On Friday, Nashville’s Brighton, England transplant, Adam Stockdale – under the banner of Albatross – released his latest album, Desperate Times Best Forgotten. Similar to Stockdale’s previous work, the album maintains a poppy folk thread throughout, yet he’s been influenced by his new surroundings and has layered in a Nashville sound.
“I think the interjection of bluegrass and country in my music has been the best thing to happen to it thus far,” he said. “The quality of Nashville players is beyond excellent. And they all have this unspoken repertoire of songs which are so fundamental to the roots of this great country’s musical culture.”
The son of a welder from rural New England, Rod Picott is a masterful songwriter and soulful singer who carries with him as fine a suitcase of songs as you’ll find anywhere. Slaid Cleaves, Ray Wylie Hubbard and Fred Eagelsmith have recorded Rod Picott songs. A former construction worker who hung up his tools when he released his debut CD in 2000, Picott has carved a career for himself with a run of 6 beautifully crafted self released CDs over the last 13 years and a well earned reputation as a engaging, emotion fueled performer.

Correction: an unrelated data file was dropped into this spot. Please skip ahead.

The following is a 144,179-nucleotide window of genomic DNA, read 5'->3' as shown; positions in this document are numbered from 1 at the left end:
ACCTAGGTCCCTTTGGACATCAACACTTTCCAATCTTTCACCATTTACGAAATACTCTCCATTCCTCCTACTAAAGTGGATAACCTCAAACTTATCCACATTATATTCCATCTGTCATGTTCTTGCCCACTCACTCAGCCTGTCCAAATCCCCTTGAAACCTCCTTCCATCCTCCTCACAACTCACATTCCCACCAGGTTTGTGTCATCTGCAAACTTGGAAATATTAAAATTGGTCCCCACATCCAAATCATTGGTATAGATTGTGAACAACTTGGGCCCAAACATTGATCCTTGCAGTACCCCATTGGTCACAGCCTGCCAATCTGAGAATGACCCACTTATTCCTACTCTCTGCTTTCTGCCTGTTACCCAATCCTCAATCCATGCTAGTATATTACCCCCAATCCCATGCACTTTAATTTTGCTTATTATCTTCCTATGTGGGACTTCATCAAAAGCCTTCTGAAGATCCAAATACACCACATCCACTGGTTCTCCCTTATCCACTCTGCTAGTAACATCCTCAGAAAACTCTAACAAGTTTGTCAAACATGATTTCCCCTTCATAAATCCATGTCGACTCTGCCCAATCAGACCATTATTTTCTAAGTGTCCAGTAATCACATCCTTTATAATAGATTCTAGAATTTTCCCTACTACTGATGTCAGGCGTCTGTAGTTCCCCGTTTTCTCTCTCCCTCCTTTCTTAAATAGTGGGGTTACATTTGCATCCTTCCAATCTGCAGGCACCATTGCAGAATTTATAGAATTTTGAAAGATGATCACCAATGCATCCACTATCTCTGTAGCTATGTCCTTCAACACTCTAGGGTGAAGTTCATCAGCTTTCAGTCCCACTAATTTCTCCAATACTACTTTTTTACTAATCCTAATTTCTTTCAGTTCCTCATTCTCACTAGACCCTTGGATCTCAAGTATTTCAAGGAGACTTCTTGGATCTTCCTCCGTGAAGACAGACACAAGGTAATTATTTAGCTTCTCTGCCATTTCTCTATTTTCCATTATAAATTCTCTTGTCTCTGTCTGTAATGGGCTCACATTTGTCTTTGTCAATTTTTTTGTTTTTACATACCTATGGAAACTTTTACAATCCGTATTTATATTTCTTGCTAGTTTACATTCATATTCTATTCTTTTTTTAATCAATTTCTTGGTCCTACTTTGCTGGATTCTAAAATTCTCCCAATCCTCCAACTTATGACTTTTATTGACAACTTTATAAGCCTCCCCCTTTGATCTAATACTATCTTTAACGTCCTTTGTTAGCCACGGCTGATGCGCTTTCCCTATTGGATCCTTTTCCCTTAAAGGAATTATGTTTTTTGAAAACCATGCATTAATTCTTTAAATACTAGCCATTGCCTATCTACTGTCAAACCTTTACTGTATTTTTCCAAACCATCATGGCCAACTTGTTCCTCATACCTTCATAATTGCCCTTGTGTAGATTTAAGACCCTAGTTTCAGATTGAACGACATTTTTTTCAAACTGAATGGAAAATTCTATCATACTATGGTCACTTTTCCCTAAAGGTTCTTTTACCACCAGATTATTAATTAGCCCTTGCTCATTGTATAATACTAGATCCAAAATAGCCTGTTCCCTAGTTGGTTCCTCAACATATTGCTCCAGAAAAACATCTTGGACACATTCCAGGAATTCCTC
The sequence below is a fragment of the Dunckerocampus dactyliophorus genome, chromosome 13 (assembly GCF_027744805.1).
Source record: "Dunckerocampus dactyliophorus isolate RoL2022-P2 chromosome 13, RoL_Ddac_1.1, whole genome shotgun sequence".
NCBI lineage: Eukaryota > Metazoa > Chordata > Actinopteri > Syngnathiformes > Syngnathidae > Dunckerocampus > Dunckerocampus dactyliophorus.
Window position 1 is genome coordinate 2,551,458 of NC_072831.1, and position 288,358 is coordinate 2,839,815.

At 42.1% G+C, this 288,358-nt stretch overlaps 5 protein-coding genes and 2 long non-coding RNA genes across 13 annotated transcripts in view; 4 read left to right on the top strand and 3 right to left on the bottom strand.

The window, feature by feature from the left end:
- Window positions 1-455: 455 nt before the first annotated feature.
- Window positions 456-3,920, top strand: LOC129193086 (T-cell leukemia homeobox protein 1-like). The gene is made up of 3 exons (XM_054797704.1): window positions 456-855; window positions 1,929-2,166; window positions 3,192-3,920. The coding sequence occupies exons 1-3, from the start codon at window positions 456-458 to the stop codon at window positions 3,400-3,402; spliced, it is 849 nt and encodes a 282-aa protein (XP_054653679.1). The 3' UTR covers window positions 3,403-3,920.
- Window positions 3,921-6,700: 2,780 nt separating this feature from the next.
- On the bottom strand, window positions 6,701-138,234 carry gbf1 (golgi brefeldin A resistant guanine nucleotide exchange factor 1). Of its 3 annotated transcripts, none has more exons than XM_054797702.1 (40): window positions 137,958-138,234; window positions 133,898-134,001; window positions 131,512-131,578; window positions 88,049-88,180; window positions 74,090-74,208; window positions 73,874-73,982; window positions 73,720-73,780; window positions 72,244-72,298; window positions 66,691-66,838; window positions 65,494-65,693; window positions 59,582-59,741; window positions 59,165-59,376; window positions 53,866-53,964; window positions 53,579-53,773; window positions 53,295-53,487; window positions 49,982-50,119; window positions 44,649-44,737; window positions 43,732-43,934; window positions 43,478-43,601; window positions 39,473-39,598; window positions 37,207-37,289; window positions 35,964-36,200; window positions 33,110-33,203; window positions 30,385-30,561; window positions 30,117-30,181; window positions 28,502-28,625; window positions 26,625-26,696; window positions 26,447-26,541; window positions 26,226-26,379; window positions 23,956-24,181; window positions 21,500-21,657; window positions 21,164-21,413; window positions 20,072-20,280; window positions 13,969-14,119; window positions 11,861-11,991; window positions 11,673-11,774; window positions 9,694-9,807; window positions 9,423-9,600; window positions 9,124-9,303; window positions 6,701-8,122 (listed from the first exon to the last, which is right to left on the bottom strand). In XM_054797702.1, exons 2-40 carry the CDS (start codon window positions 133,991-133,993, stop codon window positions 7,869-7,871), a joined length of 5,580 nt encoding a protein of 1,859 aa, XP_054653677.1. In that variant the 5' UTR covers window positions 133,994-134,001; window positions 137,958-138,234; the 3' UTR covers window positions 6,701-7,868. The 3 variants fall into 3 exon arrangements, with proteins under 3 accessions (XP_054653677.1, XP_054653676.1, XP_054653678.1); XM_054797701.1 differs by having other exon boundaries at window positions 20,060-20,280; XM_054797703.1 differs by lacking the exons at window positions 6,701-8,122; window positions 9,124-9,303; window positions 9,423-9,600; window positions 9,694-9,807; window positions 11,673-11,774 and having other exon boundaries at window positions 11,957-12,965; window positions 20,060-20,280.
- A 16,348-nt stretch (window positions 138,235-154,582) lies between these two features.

Rod Picott’s eighth studio album ‘Fortune’ takes a dramatic about-turn from his usual style, but it’s not as evident in the sonics of the 12-track record. Instead, changes in the lyrics and themes take precedence, as the singer/songwriter has become known in the Americana field for writing about other people, and now finds himself tackling his own experiences, joys and problems for an authentic look at one man’s journey through life.
Monk Parker’s How the Spark Loves the Tinder is fall music—languid, heart-wrenching, suggesting pangs of transition. Singing unhurried minor-key songs burnished with horns, weeping organs, and steel guitar, Parker traffics in a twilit Americana, drifting between Phosphorescent’s sun-drunk aphorisms and Castanets’ moonlit chill.
Brilliant new studio album titled, “Find A Way To Care”, produced by John and Eric at famed House of Blues Studios in Encino, California. John adds harmonica on two songs as well as a classic guitar track reminiscent of Hubert Sumlin or Muddy Waters on the latter’s legendary “Long Distance Call”. He is joined by his killer touring band, Rocky Athas (guitar), Greg Rzab (bass) and Jay Davenport (drums).
Over 50 years after its original 1952 vinyl release, this is still the best American roots music collection around! Musicologist Harry Smith assembled the anthology from 78 rpm discs issued between 1927 and 1935. This 6-CD reissue was painstakingly researched, annotated and packaged to perfection. With 84 rare tracks, this one is a library all by itself! Includes Drunkard’s Special Coley Jones; Peg and Awl Carolina Tar Heels; Frankie Mississippi John Hurt; Engine 143 Carter Family; Indian War Whoop Hoyt Ming & His Pep-Steppers; Newport Blues Cincinnati Jug Band; John the Revelator Blind Willie Johnson; Fifty Miles of Elbow Room Rev. F.W. McGee; Sugar Baby Dock Boggs; See That My Grave Is Kept Clean Blind Lemon Jefferson; The Lone Star Trail Ken Maynard, and many more!